The head of a Canadian-listed company that’s developed a new system for extracting lithium, a critical mineral for electrification of the global economy, says it has proven it can tap smaller concentrations of the substance with minimal environmental disturbance.
International Battery Metals Ltd. IBAT-CN said on Tuesday an independent engineering review has concluded the company’s modular, mobile lithium extraction plant obtains more than 65 per cent of the lithium from brine, which is saline groundwater enriched with dissolved lithium. It also recycles and reuses 94 per cent of the water in the process, according to a report by SLR Consulting Ltd.
British-based SLR conducted its review at International Battery Metals’ commercial-scale modular plant in Lake Charles, La., which has been flow-testing lithium-bearing brine since May. A big benefit of the technology, the company says, is its portability in a world where demand for the mineral is skyrocketing.
The technology was developed by company chairman and chief executive officer John Burba, a Texan who has worked on extraction projects in North and South America and patented numerous lithium-related technologies over four decades.
“This is a commercial-scale plant. This is not a pilot plant. It’s not a toy. It’s not a benched-off demonstration thing. It’s the real deal. We built it in 10 months. We assembled it in 10 days with nine people. We’ve operated it and demonstrated everything through SLR,” Dr. Burba said in an interview.
“Because of the modularity, we can pick this thing up, and put it on trucks, and haul it anywhere we want to haul it.”
Demand for lithium, used in lithium-ion batteries for electric vehicles and other energy storage, could increase 40 times by 2040 as the world deploys the technologies necessary for limiting the rise in global temperatures to 1.5 degrees C above pre-industrial levels, according to the International Energy Agency. Tesla Inc. CEO Elon Musk recently told Texas his EV company is considering building a lithium processing plant in the state as a way to diversify supplies, most of which it obtains from China.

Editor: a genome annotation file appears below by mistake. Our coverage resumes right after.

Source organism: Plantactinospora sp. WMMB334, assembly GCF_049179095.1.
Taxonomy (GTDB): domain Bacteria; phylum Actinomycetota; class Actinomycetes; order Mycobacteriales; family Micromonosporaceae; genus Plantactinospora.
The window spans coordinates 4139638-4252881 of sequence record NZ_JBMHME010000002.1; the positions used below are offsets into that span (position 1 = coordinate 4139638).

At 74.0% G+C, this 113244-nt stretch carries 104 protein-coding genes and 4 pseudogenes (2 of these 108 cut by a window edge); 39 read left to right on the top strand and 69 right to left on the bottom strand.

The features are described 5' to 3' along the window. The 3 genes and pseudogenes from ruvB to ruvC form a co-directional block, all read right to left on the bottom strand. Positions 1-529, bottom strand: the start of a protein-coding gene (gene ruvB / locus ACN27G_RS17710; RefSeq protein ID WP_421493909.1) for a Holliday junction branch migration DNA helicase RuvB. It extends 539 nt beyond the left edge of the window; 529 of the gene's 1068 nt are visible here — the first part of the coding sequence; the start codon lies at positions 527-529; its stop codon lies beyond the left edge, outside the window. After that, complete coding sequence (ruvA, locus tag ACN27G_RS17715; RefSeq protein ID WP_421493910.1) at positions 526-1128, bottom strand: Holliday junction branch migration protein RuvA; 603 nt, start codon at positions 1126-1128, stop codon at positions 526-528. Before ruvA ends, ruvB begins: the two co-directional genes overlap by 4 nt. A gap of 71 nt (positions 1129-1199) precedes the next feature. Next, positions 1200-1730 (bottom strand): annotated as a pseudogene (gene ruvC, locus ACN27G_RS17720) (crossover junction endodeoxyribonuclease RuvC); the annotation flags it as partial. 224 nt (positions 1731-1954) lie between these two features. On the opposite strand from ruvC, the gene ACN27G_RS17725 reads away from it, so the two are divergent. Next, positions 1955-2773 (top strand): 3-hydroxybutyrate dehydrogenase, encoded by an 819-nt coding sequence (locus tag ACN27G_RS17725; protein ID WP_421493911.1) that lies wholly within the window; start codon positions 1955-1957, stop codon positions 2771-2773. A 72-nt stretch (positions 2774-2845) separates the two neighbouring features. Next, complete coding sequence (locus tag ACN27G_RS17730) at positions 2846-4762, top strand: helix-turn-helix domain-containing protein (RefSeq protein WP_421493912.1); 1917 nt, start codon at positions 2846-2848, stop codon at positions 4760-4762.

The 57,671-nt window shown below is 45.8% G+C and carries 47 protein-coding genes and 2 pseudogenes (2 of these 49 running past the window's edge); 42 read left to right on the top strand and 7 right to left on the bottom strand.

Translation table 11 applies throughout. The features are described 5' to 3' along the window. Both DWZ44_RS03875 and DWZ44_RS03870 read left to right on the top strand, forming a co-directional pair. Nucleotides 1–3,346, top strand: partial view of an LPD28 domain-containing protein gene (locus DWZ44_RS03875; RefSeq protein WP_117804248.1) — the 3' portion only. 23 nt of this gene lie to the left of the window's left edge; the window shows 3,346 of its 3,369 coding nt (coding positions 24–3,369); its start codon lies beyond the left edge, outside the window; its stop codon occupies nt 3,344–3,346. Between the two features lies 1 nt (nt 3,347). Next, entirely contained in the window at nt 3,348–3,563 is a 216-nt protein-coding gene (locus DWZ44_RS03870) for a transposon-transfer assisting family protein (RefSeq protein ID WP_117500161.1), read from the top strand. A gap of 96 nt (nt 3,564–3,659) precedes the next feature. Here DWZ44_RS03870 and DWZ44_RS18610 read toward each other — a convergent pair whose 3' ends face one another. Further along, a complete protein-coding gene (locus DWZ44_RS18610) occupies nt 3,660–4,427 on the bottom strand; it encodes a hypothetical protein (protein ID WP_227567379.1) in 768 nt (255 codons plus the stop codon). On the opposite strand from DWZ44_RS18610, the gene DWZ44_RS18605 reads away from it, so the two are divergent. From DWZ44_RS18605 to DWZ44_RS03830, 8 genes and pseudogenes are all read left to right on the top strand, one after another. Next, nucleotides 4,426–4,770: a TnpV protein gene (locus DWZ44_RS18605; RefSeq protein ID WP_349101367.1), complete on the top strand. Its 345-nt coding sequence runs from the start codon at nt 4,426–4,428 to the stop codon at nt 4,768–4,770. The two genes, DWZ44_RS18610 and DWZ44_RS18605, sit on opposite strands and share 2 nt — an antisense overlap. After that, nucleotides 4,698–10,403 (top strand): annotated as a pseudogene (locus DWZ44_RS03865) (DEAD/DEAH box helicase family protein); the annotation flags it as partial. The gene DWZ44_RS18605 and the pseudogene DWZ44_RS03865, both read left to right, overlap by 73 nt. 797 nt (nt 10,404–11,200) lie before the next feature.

Lithium can be extracted from brine and from hard rock. The IEA noted that extraction sites are vulnerable to increasing climate risks. More than half of the world’s production is concentrated in areas with water shortages. This has shone the spotlight on recycling and new extraction technologies.
In one of the world’s largest deposits, in Chile’s Atacama Desert, brine is pumped into massive holding ponds, where it can take years to separate the lithium through evaporation. This puts immense pressure on the region’s limited water resources and damages wetlands.
International Battery Metals said the absorbent in its process strips out the lithium, but leaves other naturally occurring elements so the brine can be reintroduced into the environment.
“They’ve created a stunning mess in the Atacama, and it will take a long time, if ever, for that place to recover. So we’re avoiding the problem from the start,” Dr. Burba said. “We’re not going to be drawing vast amounts of fresh water from the resource. The other thing is our system is designed for simple reinjection of the brine back into the resource.”
He said SLR agreed with the company that the modular technology would allow it to access a more diverse range of brine resources around the world, including smaller concentrations. Those include sites in the United States that are currently considered uneconomical using today’s commonly used technology.
The plant has capacity to produce 5,000 tonnes of lithium carbonate equivalent per year from a brine with a lithium concentration of 1,800 parts per million. It can be scaled up to 20,000 tonnes per year, International Battery Metals said. Extraction rates were higher than with other methods currently being used, on average, the review found.
The company’s current plans include building, owning and operating the plants, largely because it wants to protect the intellectual property. It could be open to other business arrangements in the future. “For a while we want to stay very proprietary,” Dr. Burba said.